One might begin to suspect they were in no hurry to make their report public. After all of the fuss about needing to have the report ready ahead of time so that the trustees could carefully consider it before proceeding, the committee instead adjourned and informally prejudged the report in absentia to have exonerated Bullin. The Cambrian listened in:

A conversation between several gentlemen of the Trust took place, after the meeting had been adjourned, and from the observations made by several gentlemen composing the Committee of Enquiry, we anticipate that the report will entirely exonerate Mr. Bullin from the charges made against him, which were contained in the petition eminating from the Kenfig meeting, as well as in other petitions presented to the Trustees. The Rev. Robt. Knight and Mr. Franklen unequivocally expressed their disbelif of the allegations contained in the petitions, and stated that, during their investigations, the Committee had not met with the slightest evidence to support the charge that any of Mr. Bullin’s collectors had extorted sixpence for each bag of potatoes, belonging to different owners, though there were seven or eight in a cart. Those parties, Mr. Franklen observed, who had assured himself and other Trustees that they could prove the truth of the charges in twenty instances, or in a hundred, if necessary, did not even attempt to substantiate one case. It was also observed, by the same Trustees, that the first allegation in the Kenfig petition, relating to the existence of twelve gates from Cowbridge to Aberavon, was a palpable falsehood, as Mr. Hopkins, the road-surveyor, in answer to various questions put to him by Mr. Franklen, assured the Trustees, that there were no more than seven gates between those two places. Mr. Wm. Lewis, on the other hand, was of opinion, that there had existed some grounds for making those charges against Mr. Bullin, though not to the extent alleged. — Mr. Bullin assured the Trustees, that there had never existed the least shadow of a ground for making such charges — that none of his collectors ever went into potatoe-fields, with the view of charging sixpence upon each potatoe-bag belonging to poor people. — Both the Rev. Robt. Knight and Mr. Franklen repeated apologised to Mr. Bullin for having, in the least degree, been instrumental in giving currency to such reports, and expressed their surprise that the respectable parties who had signed the petitions, should have made such charges without substantiating them. They also thought it very unfair towards Mr. Bullin, that these imputations on his character should remain so long uncontradicted.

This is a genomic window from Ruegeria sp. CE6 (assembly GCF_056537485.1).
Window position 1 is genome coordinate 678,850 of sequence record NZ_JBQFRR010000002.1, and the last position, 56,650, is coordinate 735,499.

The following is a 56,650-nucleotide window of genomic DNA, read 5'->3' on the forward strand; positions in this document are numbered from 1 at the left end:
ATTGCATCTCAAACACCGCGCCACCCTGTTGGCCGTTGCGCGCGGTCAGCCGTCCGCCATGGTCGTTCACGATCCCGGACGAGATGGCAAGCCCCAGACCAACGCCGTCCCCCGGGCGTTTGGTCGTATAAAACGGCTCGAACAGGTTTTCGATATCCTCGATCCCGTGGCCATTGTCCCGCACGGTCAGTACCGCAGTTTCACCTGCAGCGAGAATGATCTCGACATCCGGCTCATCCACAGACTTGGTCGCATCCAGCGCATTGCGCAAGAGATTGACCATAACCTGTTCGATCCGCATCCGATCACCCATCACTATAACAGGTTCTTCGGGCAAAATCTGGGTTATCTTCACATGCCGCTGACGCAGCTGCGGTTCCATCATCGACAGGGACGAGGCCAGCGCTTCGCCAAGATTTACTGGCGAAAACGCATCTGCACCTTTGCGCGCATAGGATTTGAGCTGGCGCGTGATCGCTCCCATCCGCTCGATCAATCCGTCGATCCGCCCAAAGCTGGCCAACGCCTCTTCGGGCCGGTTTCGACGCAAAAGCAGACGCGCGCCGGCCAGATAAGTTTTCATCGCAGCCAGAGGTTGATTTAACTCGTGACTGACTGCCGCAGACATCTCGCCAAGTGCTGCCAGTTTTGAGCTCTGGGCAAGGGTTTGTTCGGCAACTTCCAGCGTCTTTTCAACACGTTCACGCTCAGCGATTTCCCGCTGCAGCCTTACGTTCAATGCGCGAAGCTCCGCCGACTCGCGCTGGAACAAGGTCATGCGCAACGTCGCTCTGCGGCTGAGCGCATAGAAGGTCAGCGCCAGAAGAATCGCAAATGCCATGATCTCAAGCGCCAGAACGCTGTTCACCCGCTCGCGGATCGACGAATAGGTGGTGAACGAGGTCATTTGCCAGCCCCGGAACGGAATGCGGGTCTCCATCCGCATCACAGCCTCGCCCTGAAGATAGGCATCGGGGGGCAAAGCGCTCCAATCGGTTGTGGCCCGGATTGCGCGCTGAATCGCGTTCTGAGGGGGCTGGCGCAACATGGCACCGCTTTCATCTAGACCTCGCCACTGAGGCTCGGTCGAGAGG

But according to testimony given before the larger commission of enquiry investigating conditions in South Wales, things were not so clear-cut as this. According to Dr. Nicholl, he told Jehosophat Powell to respond to Bullin’s denial of wrongdoing and the magistrates’ decision to close the investigation by summoning before the magistrates the actual toll collectors under Bullin’s charge who had been extorting the extra potato-tolls and to get them to testify under oath in order to substantiate the charge. He probably thought this would be fruitless (and probably wondered why it hadn’t occurred to the trust’s alleged committee of enquiry to go and ask them itself) — as if the collectors testified that they had indeed taken excessive tolls, the trustees would dismiss them and put the blame on them — but Powell did provide a list of persons who were willing to testify that they had paid such fees.

Nicholl testified that he sent two solicitors to look into the allegations, who reported back “it appears, certainly, as far as he can make out, that there has been no such toll demanded or paid within the last six months, and consequently within the time limited in the Act of Parliament for bringing it before the magistrates, therefore we cannot submit it to investigation before the magistrates.” In other words, they allowed the clock to tick away the brief six-month statute of limitations to a time just about at the end of potato-harvesting season, and a time also when Rebecca was terrifying toll collectors into their best behavior.

Nicholl also largely dismissed the “fourteen gates between the River Ogwy and the upper end of Brynna Gwynon,” charge as an exaggeration, but in the course of doing so, noted that the committee had discovered several of these gates to have been illegally installed, “and we require in our report that every one of those posts, as well as the Tymerchant gate, shall be instantly removed as illegal.”

Still, all in all, a pretty successful whitewash. When the Trust’s report was finally released, the Cambrian noted its findings about the illegal gates, and reported on its responses to the petitions, none of which adds much to the digging-in-their-heels impression given already.